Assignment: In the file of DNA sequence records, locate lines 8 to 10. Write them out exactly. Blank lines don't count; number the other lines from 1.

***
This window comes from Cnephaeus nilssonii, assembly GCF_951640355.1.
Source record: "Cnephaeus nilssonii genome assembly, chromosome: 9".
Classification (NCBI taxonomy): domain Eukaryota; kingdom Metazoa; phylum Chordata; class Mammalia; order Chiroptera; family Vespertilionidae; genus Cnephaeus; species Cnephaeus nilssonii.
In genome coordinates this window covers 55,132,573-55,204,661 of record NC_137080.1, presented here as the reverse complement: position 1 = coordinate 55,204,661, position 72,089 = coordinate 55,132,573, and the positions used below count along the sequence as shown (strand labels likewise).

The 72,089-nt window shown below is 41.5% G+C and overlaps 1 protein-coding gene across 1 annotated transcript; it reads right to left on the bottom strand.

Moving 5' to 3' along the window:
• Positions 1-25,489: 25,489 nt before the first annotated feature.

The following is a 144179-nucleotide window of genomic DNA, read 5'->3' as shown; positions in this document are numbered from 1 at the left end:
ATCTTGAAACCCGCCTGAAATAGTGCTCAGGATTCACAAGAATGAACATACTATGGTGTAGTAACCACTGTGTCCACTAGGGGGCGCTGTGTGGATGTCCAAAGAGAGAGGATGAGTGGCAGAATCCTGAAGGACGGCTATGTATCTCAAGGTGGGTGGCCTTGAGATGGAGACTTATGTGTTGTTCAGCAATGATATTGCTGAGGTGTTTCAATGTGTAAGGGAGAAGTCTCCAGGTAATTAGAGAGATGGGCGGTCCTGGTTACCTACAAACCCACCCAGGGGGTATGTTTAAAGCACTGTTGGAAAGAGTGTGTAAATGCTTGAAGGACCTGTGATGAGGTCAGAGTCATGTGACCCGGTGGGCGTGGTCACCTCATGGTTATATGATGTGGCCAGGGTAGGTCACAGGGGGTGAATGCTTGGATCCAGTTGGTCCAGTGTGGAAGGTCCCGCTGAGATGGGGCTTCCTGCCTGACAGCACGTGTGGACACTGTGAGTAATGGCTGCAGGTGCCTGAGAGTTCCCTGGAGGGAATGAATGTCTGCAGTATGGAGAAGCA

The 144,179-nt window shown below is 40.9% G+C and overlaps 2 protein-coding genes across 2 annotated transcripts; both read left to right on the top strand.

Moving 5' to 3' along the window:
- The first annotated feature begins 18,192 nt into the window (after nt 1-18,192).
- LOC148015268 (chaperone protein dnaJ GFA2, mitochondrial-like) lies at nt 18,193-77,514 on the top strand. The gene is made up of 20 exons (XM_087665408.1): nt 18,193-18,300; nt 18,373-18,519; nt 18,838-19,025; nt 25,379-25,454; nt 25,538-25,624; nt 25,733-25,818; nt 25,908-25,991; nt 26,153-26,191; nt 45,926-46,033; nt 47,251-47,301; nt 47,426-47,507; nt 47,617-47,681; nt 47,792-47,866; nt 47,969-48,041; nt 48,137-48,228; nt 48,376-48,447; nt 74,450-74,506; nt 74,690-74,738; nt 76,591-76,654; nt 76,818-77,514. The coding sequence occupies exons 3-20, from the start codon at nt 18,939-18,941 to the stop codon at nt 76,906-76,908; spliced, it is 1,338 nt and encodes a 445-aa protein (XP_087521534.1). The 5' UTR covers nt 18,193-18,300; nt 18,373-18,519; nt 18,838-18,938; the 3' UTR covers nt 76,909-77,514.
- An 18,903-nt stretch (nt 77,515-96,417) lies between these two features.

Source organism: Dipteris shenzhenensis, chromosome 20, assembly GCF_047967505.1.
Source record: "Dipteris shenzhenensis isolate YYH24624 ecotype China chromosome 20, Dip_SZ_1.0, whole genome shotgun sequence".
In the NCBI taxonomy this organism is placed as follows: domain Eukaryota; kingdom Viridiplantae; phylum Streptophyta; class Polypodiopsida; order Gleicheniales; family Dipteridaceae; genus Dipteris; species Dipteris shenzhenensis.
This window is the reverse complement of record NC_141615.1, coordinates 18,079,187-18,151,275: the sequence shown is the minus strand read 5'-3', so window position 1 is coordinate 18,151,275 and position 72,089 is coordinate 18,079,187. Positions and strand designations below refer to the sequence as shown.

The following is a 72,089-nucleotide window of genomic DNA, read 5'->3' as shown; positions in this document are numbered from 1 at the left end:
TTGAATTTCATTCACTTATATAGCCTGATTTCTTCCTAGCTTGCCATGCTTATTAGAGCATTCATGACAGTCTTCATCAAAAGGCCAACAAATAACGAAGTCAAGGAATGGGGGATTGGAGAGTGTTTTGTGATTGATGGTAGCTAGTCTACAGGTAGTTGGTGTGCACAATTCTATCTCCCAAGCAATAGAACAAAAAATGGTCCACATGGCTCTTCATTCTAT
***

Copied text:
The following is a 144179-nucleotide window of genomic DNA, read 5'->3' as shown; positions in this document are numbered from 1 at the left end:
ATCTTGAAACCCGCCTGAAATAGTGCTCAGGATTCACAAGAATGAACATACTATGGTGTAGTAACCACTGTGTCCACTAGGGGGCGCTGTGTGGATGTCCAAAGAGAGAGGATGAGTGGCAGAATCCTGAAGGACGGCTATGTATCTCAAGGTGGGTGGCCTTGAGATGGAGACTTATGTGTTGTTCAGCAATGATATTGCTGAGGTGTTTCAATGTGTAAGGGAGAAGTCTCCAGGTAATTAGAGAGATGGGCGGTCCTGGTTACCTACAAACCCACCCAGGGGGTATGTTTAAAGCACTGTTGGAAAGAGTGTGTAAATGCTTGAAGGACCTGTGATGAGGTCAGAGTCATGTGACCCGGTGGGCGTGGTCACCTCATGGTTATATGATGTGGCCAGGGTAGGTCACAGGGGGTGAATGCTTGGATCCAGTTGGTCCAGTGTGGAAGGTCCCGCTGAGATGGGGCTTCCTGCCTGACAGCACGTGTGGACACTGTGAGTAATGGCTGCAGGTGCCTGAGAGTTCCCTGGAGGGAATGAATGTCTGCAGTATGGAGAAGCA

The 144,179-nt window shown below is 40.9% G+C and overlaps 2 protein-coding genes across 2 annotated transcripts; both read left to right on the top strand.